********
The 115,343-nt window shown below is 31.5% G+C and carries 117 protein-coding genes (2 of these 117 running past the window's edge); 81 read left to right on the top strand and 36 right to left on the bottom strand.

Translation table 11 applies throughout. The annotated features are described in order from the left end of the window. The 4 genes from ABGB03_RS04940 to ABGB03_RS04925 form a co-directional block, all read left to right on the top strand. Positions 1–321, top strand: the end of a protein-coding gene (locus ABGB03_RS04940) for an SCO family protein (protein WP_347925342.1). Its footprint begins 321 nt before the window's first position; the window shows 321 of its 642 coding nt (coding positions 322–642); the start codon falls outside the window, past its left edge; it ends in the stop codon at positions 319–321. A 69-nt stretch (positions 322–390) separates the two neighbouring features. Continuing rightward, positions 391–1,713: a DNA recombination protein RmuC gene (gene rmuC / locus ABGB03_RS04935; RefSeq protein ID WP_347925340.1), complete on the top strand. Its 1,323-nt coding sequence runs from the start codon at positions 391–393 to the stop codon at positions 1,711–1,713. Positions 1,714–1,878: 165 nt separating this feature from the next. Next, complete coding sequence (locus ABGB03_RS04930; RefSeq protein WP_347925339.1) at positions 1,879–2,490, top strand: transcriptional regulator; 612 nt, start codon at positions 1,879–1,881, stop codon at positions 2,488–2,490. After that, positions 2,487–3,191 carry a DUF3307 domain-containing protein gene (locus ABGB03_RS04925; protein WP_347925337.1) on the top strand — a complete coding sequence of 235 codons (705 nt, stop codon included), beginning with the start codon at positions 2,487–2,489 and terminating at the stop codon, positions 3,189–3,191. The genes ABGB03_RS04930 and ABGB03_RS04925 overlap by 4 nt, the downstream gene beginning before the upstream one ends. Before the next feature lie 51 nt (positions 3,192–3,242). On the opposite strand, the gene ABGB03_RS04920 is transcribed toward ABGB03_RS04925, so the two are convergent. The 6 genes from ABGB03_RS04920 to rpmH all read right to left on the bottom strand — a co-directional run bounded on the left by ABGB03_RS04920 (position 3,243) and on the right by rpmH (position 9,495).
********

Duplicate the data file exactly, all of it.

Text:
The 115,343-nt window shown below is 31.5% G+C and carries 117 protein-coding genes (2 of these 117 running past the window's edge); 81 read left to right on the top strand and 36 right to left on the bottom strand.

Translation table 11 applies throughout. The annotated features are described in order from the left end of the window. The 4 genes from ABGB03_RS04940 to ABGB03_RS04925 form a co-directional block, all read left to right on the top strand. Positions 1–321, top strand: the end of a protein-coding gene (locus ABGB03_RS04940) for an SCO family protein (protein WP_347925342.1). Its footprint begins 321 nt before the window's first position; the window shows 321 of its 642 coding nt (coding positions 322–642); the start codon falls outside the window, past its left edge; it ends in the stop codon at positions 319–321. A 69-nt stretch (positions 322–390) separates the two neighbouring features. Continuing rightward, positions 391–1,713: a DNA recombination protein RmuC gene (gene rmuC / locus ABGB03_RS04935; RefSeq protein ID WP_347925340.1), complete on the top strand. Its 1,323-nt coding sequence runs from the start codon at positions 391–393 to the stop codon at positions 1,711–1,713. Positions 1,714–1,878: 165 nt separating this feature from the next. Next, complete coding sequence (locus ABGB03_RS04930; RefSeq protein WP_347925339.1) at positions 1,879–2,490, top strand: transcriptional regulator; 612 nt, start codon at positions 1,879–1,881, stop codon at positions 2,488–2,490. After that, positions 2,487–3,191 carry a DUF3307 domain-containing protein gene (locus ABGB03_RS04925; protein WP_347925337.1) on the top strand — a complete coding sequence of 235 codons (705 nt, stop codon included), beginning with the start codon at positions 2,487–2,489 and terminating at the stop codon, positions 3,189–3,191. The genes ABGB03_RS04930 and ABGB03_RS04925 overlap by 4 nt, the downstream gene beginning before the upstream one ends. Before the next feature lie 51 nt (positions 3,192–3,242). On the opposite strand, the gene ABGB03_RS04920 is transcribed toward ABGB03_RS04925, so the two are convergent. The 6 genes from ABGB03_RS04920 to rpmH all read right to left on the bottom strand — a co-directional run bounded on the left by ABGB03_RS04920 (position 3,243) and on the right by rpmH (position 9,495).